Then they are the ones "maintaining a hazard" (as the law suits say) on their property, not you.

Howard, our own SnowplowJay here has a Western on his Cherokee. Our local Western dealer has several on their Cherokee Sports too.

~Chuck
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  #14  
Old 03-29-2003, 11:20 AM
plowman777 plowman777 is offline
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chuck, that is sucha great idea about the salting clause!....right now i do about 25-30 drives and want to buy 2 more trucks and do 90...thats why i want the insurance...yes i have already found resistance to getting insurance so i may have to use the landscaper angle.
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  #15  
Old 03-29-2003, 05:42 PM
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mdb landscaping mdb landscaping is offline
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what about a couple of jeep wranglers. great little maneuverable vehicles. just make sure you get the 6 cylinder.
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Old 03-29-2003, 08:00 PM
chtucker chtucker is offline
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Chuck, I wasn't disagreeing with the plow on the cherokee thing (They are one of the MOST manuverable sport utes out there) I just think I recall my father's and the one I had as Assistant Chief Of Harrison NY EMS as Unibody.

Howard *Proved wrong many times before*
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  #17  
Old 03-29-2003, 11:14 PM
plowman777 plowman777 is offline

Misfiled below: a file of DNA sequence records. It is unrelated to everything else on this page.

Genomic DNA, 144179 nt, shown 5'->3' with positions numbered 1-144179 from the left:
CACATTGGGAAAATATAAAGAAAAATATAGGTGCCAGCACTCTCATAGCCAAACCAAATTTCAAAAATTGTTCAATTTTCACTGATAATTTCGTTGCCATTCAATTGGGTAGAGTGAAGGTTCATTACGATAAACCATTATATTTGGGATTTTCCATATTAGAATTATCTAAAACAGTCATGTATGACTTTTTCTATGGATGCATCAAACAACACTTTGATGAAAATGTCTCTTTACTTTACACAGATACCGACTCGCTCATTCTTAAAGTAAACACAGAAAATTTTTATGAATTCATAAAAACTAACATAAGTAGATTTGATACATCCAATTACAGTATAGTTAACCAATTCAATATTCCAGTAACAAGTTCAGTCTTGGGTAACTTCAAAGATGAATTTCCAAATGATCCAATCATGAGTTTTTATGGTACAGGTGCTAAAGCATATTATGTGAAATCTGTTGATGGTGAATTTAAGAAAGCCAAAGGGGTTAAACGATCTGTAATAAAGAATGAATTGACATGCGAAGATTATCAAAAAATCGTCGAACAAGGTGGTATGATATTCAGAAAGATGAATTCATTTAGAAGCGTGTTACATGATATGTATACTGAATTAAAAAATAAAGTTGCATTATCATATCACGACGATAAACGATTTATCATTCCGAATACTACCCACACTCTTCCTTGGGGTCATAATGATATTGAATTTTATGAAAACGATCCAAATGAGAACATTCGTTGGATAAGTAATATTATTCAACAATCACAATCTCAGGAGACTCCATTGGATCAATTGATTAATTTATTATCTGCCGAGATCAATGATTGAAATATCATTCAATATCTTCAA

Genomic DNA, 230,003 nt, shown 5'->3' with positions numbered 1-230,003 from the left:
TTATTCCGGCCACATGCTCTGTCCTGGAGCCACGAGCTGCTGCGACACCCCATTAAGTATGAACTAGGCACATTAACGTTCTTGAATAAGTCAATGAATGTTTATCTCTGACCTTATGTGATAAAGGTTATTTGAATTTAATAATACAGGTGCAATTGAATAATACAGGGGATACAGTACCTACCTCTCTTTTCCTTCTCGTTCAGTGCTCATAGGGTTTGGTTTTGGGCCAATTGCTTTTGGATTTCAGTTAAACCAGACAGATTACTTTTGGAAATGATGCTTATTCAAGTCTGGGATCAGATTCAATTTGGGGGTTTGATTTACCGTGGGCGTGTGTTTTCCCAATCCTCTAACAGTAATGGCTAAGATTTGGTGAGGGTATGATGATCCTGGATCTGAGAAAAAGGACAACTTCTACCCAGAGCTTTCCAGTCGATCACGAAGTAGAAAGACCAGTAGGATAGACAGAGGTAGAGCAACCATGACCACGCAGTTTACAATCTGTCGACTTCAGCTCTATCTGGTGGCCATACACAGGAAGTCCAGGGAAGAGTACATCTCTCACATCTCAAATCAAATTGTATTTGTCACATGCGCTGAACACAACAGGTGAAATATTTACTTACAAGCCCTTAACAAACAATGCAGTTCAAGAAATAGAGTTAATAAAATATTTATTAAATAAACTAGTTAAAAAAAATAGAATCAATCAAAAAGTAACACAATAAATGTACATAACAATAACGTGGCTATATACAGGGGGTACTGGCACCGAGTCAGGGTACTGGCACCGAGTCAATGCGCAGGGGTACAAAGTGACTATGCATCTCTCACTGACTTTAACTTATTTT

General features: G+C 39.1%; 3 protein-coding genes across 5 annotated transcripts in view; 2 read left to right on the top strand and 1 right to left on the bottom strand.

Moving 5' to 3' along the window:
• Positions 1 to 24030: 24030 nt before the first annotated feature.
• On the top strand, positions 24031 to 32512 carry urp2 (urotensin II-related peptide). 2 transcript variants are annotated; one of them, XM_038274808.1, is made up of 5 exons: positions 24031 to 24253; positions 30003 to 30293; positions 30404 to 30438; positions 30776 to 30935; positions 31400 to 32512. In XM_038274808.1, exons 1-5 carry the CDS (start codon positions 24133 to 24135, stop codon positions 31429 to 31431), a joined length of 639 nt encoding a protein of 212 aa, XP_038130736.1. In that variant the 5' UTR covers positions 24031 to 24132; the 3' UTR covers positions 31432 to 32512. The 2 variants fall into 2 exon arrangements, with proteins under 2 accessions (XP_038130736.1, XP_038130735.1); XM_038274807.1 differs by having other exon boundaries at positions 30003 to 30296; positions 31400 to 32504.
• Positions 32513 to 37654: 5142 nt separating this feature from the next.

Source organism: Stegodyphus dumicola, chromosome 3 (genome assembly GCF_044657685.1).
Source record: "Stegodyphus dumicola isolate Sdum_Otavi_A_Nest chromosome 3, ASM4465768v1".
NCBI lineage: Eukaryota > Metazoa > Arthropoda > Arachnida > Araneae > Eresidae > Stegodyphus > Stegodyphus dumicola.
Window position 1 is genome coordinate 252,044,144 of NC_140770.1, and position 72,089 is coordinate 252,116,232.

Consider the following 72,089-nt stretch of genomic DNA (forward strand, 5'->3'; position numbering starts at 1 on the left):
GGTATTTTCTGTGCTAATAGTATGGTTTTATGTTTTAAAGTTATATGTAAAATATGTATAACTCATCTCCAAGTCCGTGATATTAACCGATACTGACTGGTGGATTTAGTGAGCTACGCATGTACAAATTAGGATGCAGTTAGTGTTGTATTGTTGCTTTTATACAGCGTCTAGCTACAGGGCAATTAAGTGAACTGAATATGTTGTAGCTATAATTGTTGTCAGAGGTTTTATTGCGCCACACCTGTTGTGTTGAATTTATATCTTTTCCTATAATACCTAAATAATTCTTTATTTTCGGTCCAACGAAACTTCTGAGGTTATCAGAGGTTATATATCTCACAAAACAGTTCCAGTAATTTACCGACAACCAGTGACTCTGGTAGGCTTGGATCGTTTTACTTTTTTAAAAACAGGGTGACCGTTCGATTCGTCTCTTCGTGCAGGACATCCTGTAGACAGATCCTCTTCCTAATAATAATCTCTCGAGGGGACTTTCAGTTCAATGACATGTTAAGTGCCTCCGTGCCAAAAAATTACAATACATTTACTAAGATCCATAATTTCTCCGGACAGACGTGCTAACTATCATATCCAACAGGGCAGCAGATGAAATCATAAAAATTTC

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mdb...i am considering wranglers...its just that cherokees are quite a bit cheaper now...they are an out of fashion SUV..and i like it that they have a bit more mass
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  #18  
Old 03-29-2003, 11:54 PM
Chuck Smith Chuck Smith is offline
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Howard, I believe you and wyldman. Last Cherokee Sport I was under was my father's back in 86, and I don't even remember what it had.

Plowman, just remember, if you plan on doing any tight circular drives, you can't beat a Wrangler. Hmmm, maybe 2 Cherokees and a Wrangler? (You want fries with that?) LOL

Also, don't overlook what Plow Babe mentioned about at least one full size HD pick up in case of deep snows.

~Chuck
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  #19  
Old 03-30-2003, 04:33 AM
plowman777 plowman777 is offline
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ok, assuming i get 2 more trucks that sit all summer....now i am thinking of the cheapest way to insure this; i become a corporation and don't get CGL.that way my personal property is protected and all i can lose are a few rusty trucks, or even those i can put in a different corporation and protect them...i get bac and workmans comp at the end of november, make an initial down payment, just enuf to get me from dec-mar. tell them im a contractor who does some plowing....


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  #20  
Old 03-30-2003, 07:07 AM
Mick Mick is offline
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Regarding insurance. If it works there like it does here (and it probably does), you can't get insured for part of a year by just making a small down payment. It's not like regular car insurance where people do that to show they have insurance. GCL is a yearly policy paid quarterly and based on the nature of your business. WC is based on wages paid. Initially, it is paid on an estimate of potential wages. Here, the lowest range covers wages up to $20,000. Then each year you would have a policy review. Even if you did try not making the payments, they simply would not renew next Fall. And you don't "shop around" for another company to write another WC policy.

Being any kind of business (Corp, Single Prop etc) without the proper insurance is not a good idea - to say the least. In the case of a Corp, each officer could be held responsible for the actions of the Corp.

Usually, I advise discussing things with an insurance agent. In this case, since you're trying to beat the insurance, I'd advise discussing it with a lawyer. Believe me, these insurance companies have been at this longer than any of us and have closed those loop holes.